Double up your mat, if you’re using one. At least for me, doing this allows me to put pressure on my elbows for a longer period of time. We’re going to start with Dolphin Pose, and in order to do a proper Supported Headstand, you need to be able to perform a proper Dolphin Pose. This puts the “support” in Supported Headstand.

Dolphin Pose

Dolphin Pose

For this to work properly, you need to have your elbows in line with your shoulders-this gives you the most stability while also preventing shoulder/neck injury. But how?

To describe this in the best possible way, it goes a little like this: get down in tabletop position (hands and knees), go down on your forearms, grasp opposite elbows in opposite hands like so. THIS is how far apart your elbows should be in Supported Headstand (or really any other forearm stand). wp-1464533637890.jpgOnce you figure out your elbow placement and feel relatively comfortable in Dolphin Pose, lean forward. Feed weird? I’m sure it does; this action stacks (or begins to stack) your hips over your shoulders.  THIS is what creates nice, straight, tall headstands that dreams are made of.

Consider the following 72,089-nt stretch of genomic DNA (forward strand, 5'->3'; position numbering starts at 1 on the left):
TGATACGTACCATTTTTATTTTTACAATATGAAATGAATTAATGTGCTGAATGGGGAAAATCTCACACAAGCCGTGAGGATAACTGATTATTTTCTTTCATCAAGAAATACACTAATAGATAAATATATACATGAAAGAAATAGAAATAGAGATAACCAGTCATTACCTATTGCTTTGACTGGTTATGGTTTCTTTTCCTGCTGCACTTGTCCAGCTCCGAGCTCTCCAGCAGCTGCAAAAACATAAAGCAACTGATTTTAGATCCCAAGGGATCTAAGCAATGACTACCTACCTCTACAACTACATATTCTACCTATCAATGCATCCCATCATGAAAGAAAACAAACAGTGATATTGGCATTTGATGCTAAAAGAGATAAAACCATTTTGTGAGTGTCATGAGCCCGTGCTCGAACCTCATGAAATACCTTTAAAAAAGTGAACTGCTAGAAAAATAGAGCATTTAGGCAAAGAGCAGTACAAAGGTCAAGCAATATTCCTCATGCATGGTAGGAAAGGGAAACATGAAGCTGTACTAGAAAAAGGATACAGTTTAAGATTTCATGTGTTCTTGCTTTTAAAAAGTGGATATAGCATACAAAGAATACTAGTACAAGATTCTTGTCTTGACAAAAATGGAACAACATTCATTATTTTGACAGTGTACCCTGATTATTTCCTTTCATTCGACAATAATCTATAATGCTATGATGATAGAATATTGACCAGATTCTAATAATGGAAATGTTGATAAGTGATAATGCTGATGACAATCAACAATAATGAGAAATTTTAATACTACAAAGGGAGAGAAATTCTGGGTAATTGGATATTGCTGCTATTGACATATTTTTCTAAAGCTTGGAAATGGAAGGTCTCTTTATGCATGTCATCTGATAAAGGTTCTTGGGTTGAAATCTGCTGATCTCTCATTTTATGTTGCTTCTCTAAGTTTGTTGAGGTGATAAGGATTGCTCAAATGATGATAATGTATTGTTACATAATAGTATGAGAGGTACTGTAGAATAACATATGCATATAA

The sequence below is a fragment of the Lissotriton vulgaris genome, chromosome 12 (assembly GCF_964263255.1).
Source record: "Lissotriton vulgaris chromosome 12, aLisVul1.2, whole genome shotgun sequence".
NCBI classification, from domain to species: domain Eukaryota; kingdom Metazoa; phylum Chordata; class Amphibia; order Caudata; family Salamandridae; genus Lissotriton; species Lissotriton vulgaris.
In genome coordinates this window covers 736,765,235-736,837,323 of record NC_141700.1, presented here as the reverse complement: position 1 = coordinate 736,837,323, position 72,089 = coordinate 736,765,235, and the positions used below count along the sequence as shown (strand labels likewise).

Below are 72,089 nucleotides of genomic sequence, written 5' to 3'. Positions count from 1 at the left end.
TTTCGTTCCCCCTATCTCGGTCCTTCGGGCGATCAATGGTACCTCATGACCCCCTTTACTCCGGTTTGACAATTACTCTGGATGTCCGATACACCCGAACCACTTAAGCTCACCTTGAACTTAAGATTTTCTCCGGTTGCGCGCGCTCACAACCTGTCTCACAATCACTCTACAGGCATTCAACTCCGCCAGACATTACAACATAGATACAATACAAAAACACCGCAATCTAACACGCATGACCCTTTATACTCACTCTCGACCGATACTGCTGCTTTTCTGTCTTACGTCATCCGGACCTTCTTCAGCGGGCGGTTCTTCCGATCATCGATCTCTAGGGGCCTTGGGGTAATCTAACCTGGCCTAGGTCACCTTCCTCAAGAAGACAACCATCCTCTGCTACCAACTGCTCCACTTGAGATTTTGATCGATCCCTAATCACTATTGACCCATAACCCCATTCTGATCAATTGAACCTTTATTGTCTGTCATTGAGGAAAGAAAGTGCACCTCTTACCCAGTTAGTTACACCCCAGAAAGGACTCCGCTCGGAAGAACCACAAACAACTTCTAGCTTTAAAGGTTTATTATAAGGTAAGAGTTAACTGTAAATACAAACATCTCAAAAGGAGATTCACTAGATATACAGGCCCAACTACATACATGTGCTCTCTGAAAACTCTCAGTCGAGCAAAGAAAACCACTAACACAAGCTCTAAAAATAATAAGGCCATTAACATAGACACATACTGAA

Lean forward, stack hips over shoulders, VOILA!

Lean forward, stack hips over shoulders, VOILA!

Now, onto the head support of the headstand! Along with shoulder/elbow placement, the placement of your hands on your head also give support to your neck to prevent injury (because neck injuries are not something to take lightly). In Supported Headstand, your hands aren’t on the TOP of your head, so much as on the BACK of your head-think yamaka-esque. In all reality, your head isn’t baring much weight at all-your FOREARMS are. Hopefully while you’ve been reading this, you’ve been practicing your Dolphin Pose over and over again. Elbows in line with shoulders-check? Yamaka on-check?wp-1464534852537.jpg Okay, now, Combine these with your Dolphin lean….over and over and over again. Again, you’re building up that necessary strength and just flat-out getting used to being upside down.



You’ve done enough work today, young grasshopper.